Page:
How to Recognize Fluid in a Cat’s Lungs

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Asthma in cats, also known as “feline allergic asthma” or “feline allergic bronchitis”, is a lung condition associated with airway obstruction caused by sudden narrowing of the bronchial tubes. These symptoms are caused by the spasmodic constriction of the bronchial tubes and increased production of secretions from the bronchial tree. Common symptoms in cats include coughing, difficulty breathing, increased respiratory effort or wheezing breathing. Some cat owners confuse the wheezing with fluid in the cat’s lungs.

How to Recognize the Problem

You can recognize fluid in cat’s lungs by evaluating your cats breathing. Trouble breathing is considered an emergency and it is best if you see your veterinarian immediately.

Signs of fluid in a cats lungs may include:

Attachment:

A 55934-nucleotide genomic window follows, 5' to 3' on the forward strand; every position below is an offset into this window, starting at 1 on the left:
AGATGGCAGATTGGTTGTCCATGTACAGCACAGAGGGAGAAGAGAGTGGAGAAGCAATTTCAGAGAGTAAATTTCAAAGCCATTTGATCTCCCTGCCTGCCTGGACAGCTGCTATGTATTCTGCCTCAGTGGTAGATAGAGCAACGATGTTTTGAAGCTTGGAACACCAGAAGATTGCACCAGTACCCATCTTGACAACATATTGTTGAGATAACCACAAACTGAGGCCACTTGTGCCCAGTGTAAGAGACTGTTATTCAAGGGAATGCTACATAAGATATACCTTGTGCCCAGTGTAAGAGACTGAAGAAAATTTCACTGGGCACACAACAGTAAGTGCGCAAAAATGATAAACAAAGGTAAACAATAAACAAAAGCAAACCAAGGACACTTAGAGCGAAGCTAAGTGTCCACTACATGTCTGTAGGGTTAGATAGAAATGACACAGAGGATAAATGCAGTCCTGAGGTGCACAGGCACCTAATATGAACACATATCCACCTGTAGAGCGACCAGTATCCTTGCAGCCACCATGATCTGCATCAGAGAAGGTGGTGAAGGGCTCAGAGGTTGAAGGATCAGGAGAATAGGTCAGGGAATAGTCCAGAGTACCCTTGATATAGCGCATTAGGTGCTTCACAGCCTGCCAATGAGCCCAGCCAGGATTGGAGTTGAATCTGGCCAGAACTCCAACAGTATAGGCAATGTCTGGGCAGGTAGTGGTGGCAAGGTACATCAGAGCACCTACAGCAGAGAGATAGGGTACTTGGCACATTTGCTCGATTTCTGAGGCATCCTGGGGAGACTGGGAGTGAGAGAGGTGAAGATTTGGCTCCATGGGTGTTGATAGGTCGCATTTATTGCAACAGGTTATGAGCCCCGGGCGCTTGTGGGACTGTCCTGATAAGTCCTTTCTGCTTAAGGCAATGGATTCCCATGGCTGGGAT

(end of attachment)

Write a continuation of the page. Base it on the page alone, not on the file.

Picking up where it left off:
• Increased respiratory rate (>40 breaths per minute)
  • Increased respiratory effort (working harder to take breaths)
  • Open mouth breathing
  • Abnormal posture (cats that have difficulty breathing may sit with head and neck extended with the elbows back
  • Lethargy
  • Weakness
  • Reluctance to play
  • Hiding
  • Withdrawing from family activities
  • Coughing

If you see the above signs in cats, please see your veterinarian. They may be able to determine if there is a fluid accumulation based on your cat’s clinical signs and auscultation of the lungs in conjunction with radiographs of the chest (chest x-rays).  Other tests that your vet may want to do is a blood pressure measurement, an electrocardiogram (EKG), an ultrasound examination of the heart (echocardiogram), and/or laboratory (blood) tests.

Treatment of fluid in Cats Lungs

Treatment of fluid in cats lungs will vary and depend on the underlying cause of the fluid and location of the fluid. Common treatments may include:

  • Oxygen supplementation
  • An emphasis in care to minimizing stress
  • Thoracocentesis – a procedure to drain fluid that has accumulated around the lungs (pleural effusion)
  • Drug therapy with diuretics – Commonly known as a “water-pill”, diuretics can be given orally or by injection. The most common diuretic used is furosemide (Lasix®)

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